In music, syncopation involves a variety of rhythms which are in some
way unexpected which make part or all of a tune or piece of music
off-beat. More simply, syncopation is a general term for "a
disturbance or interruption of the regular flow of rhythm": a
"placement of rhythmic stresses or accents where they wouldn't
normally occur." The correlation of at least two sets of time
intervals. Also known as an "Uneven movement from bar to bar".
Vertical hemiola. Play (help·info)
1 Types of syncopation
1.1 Suspension 1.2 "Even-note" syncopation 1.3 Off-beat syncopation 1.4 Anticipated bass
2.1 Latin equivalent of simple 44 2.2 Backbeat transformation of simple 44 2.3 "Satisfaction" example
3 History 4 See also 5 References 6 Sources 7 External links
Types of syncopation
Technically, "syncopation occurs when a temporary displacement of the
regular metrical accent occurs, causing the emphasis to shift from a
strong accent to a weak accent." "
Though syncopation may be highly complex, dense or complex looking rhythms often contain no syncopation. The following rhythm, though dense, stresses the regular downbeats, 1 & 4 (in 6 8): Play (help·info)
However, whether it's a placed rest or an accented note, any point in a piece of music that moves your perspective of the downbeat is a point of syncopation because it's shifting where the strong and weak accents are built." "Even-note" syncopation For example, in meters with even numbers of beats (2 4, 4 4, etc.), the stress normally falls on the odd-numbered beats. If the even-numbered beats are stressed instead, the rhythm is syncopated. Accordingly, the former implies duple meter (1212) while the latter implies quadruple meter (1234). Off-beat syncopation The stress can shift by less than a whole beat so it falls on an off beat, as in the following example where the stress in the first bar is shifted back by an eighth note (or quaver) Play (help·info):
Whereas the notes are expected to fall on the beat Play (help·info):
Playing a note ever so slightly before, or after, a beat is another form of syncopation because this produces an unexpected accent Play (help·info):
It can be helpful to think of a 4
4 rhythm in eighth notes and count it as "1-and-2-and-3-and-4-and". In
general emphasizing the "and" would be considered the off-beat.
Anticipated bass is a bass tone that comes syncopated shortly
before the downbeat, which is used in
The third bar depicts the syncopated rhythm in the following audio example in which the first and fourth beat are provided as expected, but the accent unexpectedly lands in between the second and third beats, creating a familiar "Latin rhythm" known as tresillo: Play (help·info) Backbeat transformation of simple 4 4 The accent may be shifted from the first to the second beat in duple meter (and the third to fourth in quadruple), creating the backbeat rhythm familiar in rock drumming beatbox stereotypes:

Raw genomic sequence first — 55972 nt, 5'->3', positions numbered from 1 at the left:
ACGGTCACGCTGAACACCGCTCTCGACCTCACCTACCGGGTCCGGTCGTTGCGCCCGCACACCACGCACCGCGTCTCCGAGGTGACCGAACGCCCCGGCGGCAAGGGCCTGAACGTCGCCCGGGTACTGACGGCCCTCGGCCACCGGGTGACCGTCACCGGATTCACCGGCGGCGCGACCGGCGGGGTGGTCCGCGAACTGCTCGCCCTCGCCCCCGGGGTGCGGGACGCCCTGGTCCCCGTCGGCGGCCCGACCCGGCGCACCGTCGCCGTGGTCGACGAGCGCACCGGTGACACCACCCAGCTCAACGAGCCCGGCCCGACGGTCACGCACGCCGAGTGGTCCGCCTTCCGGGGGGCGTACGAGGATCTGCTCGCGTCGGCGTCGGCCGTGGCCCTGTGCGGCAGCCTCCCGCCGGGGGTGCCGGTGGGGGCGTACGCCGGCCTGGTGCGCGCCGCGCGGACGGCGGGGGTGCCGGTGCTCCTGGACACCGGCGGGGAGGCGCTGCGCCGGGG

Different crowds will "clap along" at concerts on either 1 & 3 or 2 & 4, as above. "Satisfaction" example The phrasing of "Satisfaction", a good example of syncopation, is derived here from its theoretic unsyncopated form, a repeated trochee (¯ ˘ ¯ ˘). A backbeat transformation is applied to "I" and "can't", and then a before-the-beat transformation is applied to "can't" and "no".
1 & 2 & 3 & 4 & 1 & 2 & 3 & 4 & Repeated trochee: ¯ ˘ ¯ ˘ I can't get no – o Backbeat trans.: ¯ ˘ ¯ ˘ I can't get no – o Before-the-beat: ¯ ˘ ¯ ˘ I can't get no – o
This demonstrates how each syncopated pattern may be heard as a
remapping, "'with reference to'," or, "'in light of'," an unsyncopated
Giovanni da Firenze, Appress' un fiume.Listen
Composers of the musical High Renaissance Venetian School, such as
Giovanni Gabrieli, "Domine, Dominus noster"
Denis Arnold (1979, p. 93) says "the syncopations of this passage
are of a kind which is almost a Gabrieli fingerprint, and they are
typical of a general liveliness of rhythm common to Venetian
music." The composer
Bach Brandenburg 4 closing bars of the ritornello that ends the first movement. Link to passage
Boyd (1993, p. 85) also hears the coda to the third movement as "remarkable… for the way the rhythm of the initial phrase of the fugue subject is expressed… with the accent thrown on to the second of the two minims (now staccato).":
Bach Brandenburg 4 coda to the 3rd movement. Link to passage
Haydn, Mozart, Beethoven, and Schubert used syncopation to create
variety especially in their symphonies. The opening movement of
Beethoven's Eroica Symphony No. 3 exemplifies powerfully the uses of
syncopation in a piece in triple time. After setting up a clear
pattern of three beats to a bar at the outset,
Taruskin (2010, p. 658) describes here how "the first violins, entering immediately after the C sharp, are made palpably to totter for two bars." (2) By placing accents on normally weak beats, as in bars 25-26 and 28-35 :
Beethoven, Symphony No. 3, first movement, bars 23–37, first violin part. Link to passage
This "long sequence of syncopated sforzandi" recurs later during the development section of this movement, in a passage that Antony Hopkins (1981, p. 75) describes as "a rhythmic pattern that rides roughshod over the properties of a normal three-in-a bar." (3) By inserting silences (rests) at points where a listener might expect strong beats, in the words of George Grove (1896, p61), "nine bars of discords given fortissimo on the weak beats of the bar.":
Beethoven, Symphony No.3, first movement, bars 123–131, first violin part. Link to passage
^ Hoffman, Miles (1997). "Syncopation". National Symphony Orchestra.
NPR. Retrieved 13 July 2009.
^ Patterson, William Morrison, '
Seyer, Philip, Allan B. Novick and Paul Harmon (1997). What Makes Music Work. Forest Hill Music. ISBN 0-9651344-0-7.
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